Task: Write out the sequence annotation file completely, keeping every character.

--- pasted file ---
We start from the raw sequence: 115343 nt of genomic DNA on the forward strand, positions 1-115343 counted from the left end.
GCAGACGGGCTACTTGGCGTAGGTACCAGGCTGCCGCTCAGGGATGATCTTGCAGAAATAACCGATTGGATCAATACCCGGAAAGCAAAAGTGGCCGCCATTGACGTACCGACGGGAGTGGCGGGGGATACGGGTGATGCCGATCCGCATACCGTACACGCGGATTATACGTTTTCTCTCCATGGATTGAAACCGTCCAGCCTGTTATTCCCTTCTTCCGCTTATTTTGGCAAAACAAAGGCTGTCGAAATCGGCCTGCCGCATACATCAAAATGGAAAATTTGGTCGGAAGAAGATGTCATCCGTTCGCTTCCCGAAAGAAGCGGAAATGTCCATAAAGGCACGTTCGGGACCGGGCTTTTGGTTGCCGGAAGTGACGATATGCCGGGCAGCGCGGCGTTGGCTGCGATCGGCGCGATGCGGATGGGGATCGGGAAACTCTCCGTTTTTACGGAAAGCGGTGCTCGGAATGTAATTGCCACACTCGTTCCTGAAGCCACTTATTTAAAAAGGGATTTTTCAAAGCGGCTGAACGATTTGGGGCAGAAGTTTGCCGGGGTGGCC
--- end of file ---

We start from the raw sequence: 115343 nt of genomic DNA on the forward strand, positions 1-115343 counted from the left end.
GCAGACGGGCTACTTGGCGTAGGTACCAGGCTGCCGCTCAGGGATGATCTTGCAGAAATAACCGATTGGATCAATACCCGGAAAGCAAAAGTGGCCGCCATTGACGTACCGACGGGAGTGGCGGGGGATACGGGTGATGCCGATCCGCATACCGTACACGCGGATTATACGTTTTCTCTCCATGGATTGAAACCGTCCAGCCTGTTATTCCCTTCTTCCGCTTATTTTGGCAAAACAAAGGCTGTCGAAATCGGCCTGCCGCATACATCAAAATGGAAAATTTGGTCGGAAGAAGATGTCATCCGTTCGCTTCCCGAAAGAAGCGGAAATGTCCATAAAGGCACGTTCGGGACCGGGCTTTTGGTTGCCGGAAGTGACGATATGCCGGGCAGCGCGGCGTTGGCTGCGATCGGCGCGATGCGGATGGGGATCGGGAAACTCTCCGTTTTTACGGAAAGCGGTGCTCGGAATGTAATTGCCACACTCGTTCCTGAAGCCACTTATTTAAAAAGGGATTTTTCAAAGCGGCTGAACGATTTGGGGCAGAAGTTTGCCGGGGTGGCC